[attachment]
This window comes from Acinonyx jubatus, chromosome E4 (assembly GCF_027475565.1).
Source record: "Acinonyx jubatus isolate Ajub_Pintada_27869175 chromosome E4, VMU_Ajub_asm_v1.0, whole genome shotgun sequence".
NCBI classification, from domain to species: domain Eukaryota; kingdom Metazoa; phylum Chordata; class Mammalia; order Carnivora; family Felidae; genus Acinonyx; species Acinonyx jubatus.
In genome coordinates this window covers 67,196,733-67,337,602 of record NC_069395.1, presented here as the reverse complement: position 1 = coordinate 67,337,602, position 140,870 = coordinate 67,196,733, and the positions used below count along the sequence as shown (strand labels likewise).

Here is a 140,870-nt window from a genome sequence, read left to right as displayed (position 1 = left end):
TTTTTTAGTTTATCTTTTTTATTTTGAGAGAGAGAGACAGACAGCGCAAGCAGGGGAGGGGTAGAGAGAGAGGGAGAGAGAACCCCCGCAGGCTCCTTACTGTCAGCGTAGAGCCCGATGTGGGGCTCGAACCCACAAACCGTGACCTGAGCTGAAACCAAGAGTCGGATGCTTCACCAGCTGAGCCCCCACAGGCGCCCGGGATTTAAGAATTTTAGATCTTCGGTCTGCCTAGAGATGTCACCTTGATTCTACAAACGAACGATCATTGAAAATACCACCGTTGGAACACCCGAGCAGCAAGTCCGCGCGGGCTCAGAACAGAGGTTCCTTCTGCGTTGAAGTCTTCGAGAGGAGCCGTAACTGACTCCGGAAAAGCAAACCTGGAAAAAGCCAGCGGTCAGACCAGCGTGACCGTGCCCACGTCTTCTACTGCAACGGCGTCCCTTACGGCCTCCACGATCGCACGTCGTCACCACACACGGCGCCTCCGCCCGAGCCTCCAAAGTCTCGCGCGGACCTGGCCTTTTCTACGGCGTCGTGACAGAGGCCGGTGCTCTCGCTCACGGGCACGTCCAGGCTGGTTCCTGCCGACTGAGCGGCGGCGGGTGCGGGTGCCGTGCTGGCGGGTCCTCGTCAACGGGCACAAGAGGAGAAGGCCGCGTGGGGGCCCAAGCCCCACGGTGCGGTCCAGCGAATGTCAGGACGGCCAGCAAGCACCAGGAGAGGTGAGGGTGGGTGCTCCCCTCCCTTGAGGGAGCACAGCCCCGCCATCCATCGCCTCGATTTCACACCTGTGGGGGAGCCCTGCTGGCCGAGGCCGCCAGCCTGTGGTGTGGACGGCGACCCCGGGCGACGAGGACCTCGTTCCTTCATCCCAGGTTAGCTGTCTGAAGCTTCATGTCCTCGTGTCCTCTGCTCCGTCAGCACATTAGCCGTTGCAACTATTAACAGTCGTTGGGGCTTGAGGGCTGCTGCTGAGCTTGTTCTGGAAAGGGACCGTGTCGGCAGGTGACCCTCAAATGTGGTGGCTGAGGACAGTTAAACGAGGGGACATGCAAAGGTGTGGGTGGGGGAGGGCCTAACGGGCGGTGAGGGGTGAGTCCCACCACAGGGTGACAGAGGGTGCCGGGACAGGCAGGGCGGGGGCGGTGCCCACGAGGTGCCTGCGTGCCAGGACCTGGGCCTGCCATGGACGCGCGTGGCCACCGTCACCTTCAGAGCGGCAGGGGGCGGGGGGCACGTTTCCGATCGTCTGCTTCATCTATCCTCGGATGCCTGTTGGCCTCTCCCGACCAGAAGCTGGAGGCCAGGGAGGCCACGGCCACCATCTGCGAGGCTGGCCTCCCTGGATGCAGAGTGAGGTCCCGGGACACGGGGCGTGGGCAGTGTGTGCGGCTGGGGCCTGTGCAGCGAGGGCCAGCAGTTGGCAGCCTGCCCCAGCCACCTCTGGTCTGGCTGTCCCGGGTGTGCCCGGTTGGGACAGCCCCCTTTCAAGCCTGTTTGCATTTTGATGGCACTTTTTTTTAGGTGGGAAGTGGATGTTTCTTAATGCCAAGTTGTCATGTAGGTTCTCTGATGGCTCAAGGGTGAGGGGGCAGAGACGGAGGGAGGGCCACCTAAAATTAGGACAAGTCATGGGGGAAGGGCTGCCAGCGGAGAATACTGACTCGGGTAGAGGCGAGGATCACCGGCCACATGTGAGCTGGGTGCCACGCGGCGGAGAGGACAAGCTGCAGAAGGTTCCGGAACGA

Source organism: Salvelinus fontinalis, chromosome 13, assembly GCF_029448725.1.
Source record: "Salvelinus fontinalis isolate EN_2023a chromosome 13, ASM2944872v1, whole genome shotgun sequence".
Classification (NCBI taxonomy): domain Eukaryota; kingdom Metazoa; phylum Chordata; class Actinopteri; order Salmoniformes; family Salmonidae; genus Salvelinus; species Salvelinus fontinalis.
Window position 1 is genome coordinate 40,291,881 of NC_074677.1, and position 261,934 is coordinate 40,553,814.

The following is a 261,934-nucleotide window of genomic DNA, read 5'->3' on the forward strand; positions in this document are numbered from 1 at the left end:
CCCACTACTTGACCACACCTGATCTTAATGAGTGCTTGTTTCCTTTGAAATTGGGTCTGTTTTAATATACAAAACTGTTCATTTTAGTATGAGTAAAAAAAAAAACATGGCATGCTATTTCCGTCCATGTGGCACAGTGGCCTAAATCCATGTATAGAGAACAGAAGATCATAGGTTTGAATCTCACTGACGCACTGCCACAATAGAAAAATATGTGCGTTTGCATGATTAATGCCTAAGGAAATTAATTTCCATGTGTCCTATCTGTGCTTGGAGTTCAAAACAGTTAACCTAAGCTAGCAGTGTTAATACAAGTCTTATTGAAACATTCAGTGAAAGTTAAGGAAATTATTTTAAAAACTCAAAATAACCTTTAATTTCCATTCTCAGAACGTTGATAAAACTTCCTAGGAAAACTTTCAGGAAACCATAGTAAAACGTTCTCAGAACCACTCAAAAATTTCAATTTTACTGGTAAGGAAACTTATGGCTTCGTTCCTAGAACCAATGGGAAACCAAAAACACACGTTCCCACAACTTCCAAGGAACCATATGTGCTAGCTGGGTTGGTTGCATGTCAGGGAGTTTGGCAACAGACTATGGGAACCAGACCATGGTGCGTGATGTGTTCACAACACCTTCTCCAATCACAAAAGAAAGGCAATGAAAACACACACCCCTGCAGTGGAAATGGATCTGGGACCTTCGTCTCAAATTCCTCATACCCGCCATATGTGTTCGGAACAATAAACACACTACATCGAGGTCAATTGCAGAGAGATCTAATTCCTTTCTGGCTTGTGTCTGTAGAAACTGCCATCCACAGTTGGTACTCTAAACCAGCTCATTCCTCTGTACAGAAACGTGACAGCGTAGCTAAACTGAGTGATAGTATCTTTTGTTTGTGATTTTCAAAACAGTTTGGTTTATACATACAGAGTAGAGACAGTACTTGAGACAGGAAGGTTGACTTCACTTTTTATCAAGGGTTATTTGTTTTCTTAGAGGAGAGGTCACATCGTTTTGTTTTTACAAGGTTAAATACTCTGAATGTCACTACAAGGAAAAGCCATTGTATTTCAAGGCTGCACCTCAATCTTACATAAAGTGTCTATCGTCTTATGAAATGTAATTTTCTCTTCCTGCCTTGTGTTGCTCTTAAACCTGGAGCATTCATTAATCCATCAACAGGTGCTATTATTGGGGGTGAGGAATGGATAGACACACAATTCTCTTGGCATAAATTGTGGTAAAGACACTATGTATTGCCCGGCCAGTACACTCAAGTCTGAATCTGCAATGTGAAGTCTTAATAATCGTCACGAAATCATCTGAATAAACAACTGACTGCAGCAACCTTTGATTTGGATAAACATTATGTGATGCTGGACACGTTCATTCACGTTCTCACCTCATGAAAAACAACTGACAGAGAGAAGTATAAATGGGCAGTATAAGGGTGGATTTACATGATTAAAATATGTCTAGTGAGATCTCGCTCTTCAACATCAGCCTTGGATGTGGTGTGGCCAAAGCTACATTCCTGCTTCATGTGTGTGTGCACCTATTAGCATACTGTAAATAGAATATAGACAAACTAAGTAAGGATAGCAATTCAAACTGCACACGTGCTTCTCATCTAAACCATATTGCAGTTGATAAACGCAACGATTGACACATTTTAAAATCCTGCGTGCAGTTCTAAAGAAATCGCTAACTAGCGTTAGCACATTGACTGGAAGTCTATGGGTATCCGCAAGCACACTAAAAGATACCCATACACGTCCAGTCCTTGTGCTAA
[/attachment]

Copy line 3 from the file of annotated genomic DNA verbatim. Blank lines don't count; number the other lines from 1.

NCBI classification, from domain to species: domain Eukaryota; kingdom Metazoa; phylum Chordata; class Mammalia; order Carnivora; family Felidae; genus Acinonyx; species Acinonyx jubatus.